As another Marian month draws to a close, we can look back at May breakfasts and Mary altars, Rosary devotions and the crowning of Our Lady, each offered by those who know the benefits of drawing nearer to the Mother of God. Included in this busy month are the First Communions which draw great numbers of baptized Catholics back to into parishes that many have abandoned at some point for various reasons. Squeezed into long-familiar pews, they look about with equally long memories, often balancing their childhood recollections with their own justification for wandering away.
Surely, the pretty dresses and veils and songs about flowers are sentimental touches dear to children and old ladies. Can Mary handle more than the lisping prayers of little ones or the ancient sighs of those ready for heaven? Can she really know of the grave concerns of hard-working adults in the prime of staking their claim on this world?
For those who cleave to the Church in all seasons, such questions are astonishing. Despite the crowns of fresh flowers placed delicately on demure statues, the faithful know that Our Lady knew hardship in her pilgrimage to God. The stark chill of the Nativity far from the comforts of home was only one stop on her long journey from the Annunciation forward.
The dewy petals offered now are far removed from the dusty paths of her native place, which she trod alongside her Son and his disciples, who heard the familiar parables of rocky soil and roadside villains. How far removed are the sunny songs of earnest children from the proud sophistry flung at the teacher from Galilee, or the jeers of those hostile to the notion of turning the other cheek.
Most of all, isn’t the dedicated shifting of beads which recall epic struggles between light and dark a consolation to both the Mary and her faithful children? As each mystery unfolded in her very life, Our Lady relied for strength on her singular relationship with the Holy Spirit, for she walked by faith herself in uncharted territory amidst those who were unsure of both landscape and true destination. Although many dismiss those very beads as a distracting or useless talisman, they neglect the standing invitation to graft contemporary concerns onto the sturdy tree under which Mary stood as the culmination of her hope in Christ.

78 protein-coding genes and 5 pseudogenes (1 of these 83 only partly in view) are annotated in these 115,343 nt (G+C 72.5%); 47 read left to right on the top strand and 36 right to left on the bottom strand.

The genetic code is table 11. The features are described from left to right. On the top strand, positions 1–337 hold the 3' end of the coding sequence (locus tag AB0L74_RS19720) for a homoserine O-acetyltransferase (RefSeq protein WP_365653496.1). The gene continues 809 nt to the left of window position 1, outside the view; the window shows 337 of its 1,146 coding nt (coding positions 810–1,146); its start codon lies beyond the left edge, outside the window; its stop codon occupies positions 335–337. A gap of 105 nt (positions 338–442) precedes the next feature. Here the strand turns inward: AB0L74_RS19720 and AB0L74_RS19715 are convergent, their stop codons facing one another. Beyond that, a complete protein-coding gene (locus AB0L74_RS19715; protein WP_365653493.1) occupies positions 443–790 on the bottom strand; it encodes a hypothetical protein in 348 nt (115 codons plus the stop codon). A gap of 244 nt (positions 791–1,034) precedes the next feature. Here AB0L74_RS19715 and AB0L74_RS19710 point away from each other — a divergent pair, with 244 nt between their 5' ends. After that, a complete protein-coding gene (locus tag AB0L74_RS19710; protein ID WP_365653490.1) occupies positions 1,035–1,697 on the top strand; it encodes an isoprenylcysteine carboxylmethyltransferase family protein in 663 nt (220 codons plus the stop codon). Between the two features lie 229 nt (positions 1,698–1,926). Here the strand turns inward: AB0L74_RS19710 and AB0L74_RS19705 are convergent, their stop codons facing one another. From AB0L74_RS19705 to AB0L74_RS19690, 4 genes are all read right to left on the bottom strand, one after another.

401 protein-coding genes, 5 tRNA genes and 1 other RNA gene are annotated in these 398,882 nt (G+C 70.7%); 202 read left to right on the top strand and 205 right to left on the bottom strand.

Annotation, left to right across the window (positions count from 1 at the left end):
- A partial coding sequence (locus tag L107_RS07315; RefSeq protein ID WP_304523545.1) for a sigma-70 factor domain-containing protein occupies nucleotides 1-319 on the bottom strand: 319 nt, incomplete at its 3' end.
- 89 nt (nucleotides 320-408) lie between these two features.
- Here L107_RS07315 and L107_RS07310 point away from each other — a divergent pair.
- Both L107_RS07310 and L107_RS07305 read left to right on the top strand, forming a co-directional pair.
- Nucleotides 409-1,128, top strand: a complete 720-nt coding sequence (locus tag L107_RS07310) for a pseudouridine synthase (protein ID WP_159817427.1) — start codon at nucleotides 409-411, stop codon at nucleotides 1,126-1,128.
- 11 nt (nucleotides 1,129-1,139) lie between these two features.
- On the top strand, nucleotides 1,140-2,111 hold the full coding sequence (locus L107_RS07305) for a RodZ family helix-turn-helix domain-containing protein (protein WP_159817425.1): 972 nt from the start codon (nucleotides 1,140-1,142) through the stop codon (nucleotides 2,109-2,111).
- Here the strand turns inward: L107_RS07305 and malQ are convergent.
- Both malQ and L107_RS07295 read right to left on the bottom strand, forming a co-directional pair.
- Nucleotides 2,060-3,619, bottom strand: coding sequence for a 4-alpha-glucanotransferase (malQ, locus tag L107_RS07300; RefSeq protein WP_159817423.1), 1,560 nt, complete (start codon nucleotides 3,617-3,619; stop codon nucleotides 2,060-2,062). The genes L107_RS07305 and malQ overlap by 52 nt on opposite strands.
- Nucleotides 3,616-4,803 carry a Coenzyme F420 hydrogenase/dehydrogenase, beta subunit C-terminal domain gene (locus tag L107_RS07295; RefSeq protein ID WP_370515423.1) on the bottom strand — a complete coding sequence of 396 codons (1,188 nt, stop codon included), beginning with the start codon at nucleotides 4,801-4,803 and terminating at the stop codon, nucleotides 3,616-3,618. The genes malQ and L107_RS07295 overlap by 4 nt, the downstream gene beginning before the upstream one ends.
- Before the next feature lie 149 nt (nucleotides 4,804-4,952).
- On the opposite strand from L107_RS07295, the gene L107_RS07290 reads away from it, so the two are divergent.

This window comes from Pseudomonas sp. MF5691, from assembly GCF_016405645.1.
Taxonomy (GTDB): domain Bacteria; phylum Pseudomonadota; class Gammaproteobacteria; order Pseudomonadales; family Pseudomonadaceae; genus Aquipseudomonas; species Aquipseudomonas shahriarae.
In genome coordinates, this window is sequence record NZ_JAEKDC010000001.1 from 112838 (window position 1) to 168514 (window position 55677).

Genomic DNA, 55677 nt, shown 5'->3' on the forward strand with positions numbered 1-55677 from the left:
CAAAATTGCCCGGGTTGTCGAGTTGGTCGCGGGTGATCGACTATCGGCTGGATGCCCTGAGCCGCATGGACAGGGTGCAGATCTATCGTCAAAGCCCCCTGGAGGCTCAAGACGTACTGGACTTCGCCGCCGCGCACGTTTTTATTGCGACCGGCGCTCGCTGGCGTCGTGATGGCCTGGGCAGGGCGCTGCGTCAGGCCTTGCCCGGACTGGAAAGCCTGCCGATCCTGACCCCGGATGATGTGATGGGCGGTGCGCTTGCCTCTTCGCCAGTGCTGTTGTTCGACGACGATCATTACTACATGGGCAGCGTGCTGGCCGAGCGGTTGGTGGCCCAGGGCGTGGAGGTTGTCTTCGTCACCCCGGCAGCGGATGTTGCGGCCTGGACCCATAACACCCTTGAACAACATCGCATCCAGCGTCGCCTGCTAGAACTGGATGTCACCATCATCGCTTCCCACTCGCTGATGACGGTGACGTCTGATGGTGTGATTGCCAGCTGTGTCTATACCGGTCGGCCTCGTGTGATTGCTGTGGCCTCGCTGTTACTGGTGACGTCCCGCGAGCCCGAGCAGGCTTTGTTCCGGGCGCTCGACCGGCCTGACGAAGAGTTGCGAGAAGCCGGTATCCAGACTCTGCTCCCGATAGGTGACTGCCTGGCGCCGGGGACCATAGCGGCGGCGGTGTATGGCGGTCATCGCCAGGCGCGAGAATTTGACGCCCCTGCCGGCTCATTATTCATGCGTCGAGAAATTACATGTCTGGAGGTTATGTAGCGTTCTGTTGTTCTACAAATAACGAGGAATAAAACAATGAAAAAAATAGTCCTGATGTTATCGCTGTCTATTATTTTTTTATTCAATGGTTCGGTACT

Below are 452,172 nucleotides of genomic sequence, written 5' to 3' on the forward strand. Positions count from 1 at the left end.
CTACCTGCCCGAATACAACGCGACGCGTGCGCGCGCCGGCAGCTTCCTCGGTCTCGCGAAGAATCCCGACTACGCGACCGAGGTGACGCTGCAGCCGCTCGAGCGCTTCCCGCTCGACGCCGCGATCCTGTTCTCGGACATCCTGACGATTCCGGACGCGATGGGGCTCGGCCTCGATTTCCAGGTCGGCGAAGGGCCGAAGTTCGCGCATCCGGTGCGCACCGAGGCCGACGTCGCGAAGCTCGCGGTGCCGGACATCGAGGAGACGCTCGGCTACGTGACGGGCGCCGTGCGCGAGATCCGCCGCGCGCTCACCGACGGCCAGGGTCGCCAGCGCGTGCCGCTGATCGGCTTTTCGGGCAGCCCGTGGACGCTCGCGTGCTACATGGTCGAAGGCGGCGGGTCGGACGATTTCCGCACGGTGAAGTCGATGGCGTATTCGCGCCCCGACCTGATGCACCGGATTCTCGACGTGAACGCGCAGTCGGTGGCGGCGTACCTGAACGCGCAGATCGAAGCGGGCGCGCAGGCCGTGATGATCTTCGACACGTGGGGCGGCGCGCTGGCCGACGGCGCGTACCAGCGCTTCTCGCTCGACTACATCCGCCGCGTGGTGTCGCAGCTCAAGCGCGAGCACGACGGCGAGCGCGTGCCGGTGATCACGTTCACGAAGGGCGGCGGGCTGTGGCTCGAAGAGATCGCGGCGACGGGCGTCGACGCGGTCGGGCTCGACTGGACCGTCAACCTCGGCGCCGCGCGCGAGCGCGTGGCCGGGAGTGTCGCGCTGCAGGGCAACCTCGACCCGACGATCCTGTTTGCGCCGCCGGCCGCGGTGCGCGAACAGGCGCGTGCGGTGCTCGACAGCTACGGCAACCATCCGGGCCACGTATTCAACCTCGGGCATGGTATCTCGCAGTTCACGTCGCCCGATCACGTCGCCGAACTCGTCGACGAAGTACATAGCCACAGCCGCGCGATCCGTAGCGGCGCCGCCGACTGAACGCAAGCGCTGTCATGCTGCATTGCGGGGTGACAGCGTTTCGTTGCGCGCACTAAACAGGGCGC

The Church holds the fervent hope that these familiar hymns and childhood recollections will winnow their way into the soul and draw out its best inclinations. What was taught in childhood – whether through the witness of pious grandparents, or the fidelity of faithful priests, or the comforts of homes built on love – is grounded in the truth of God’s abiding grace which is sufficient to prevail over every trial imaginable. Trust in those affections and the deeper reality they bear.
For those whose childhoods exhibited more shortcomings than strengths, it may be harder to get past the aches and disappointments, but the truth about love remains. Although mother-love may look merely sentimental and its essential bridge to fatherhood a perilous construct, the reality cannot be eradicated by these family tragedies. This Mary knows. Such disappointments began with the Fall, from which we all suffer. Although untouched by original sin, her sorrows are comprised of ours and compounded when we neglect to ask for her intercession.
Sweet songs and flowers should never mask the strength behind the smile. Mary met sin head-on so that her children might be spared. The heart of the Church is sacrificial love and blood poured out, which should never be confused with sentimental trifles.
Copyright 2009 Genevieve S. Kineke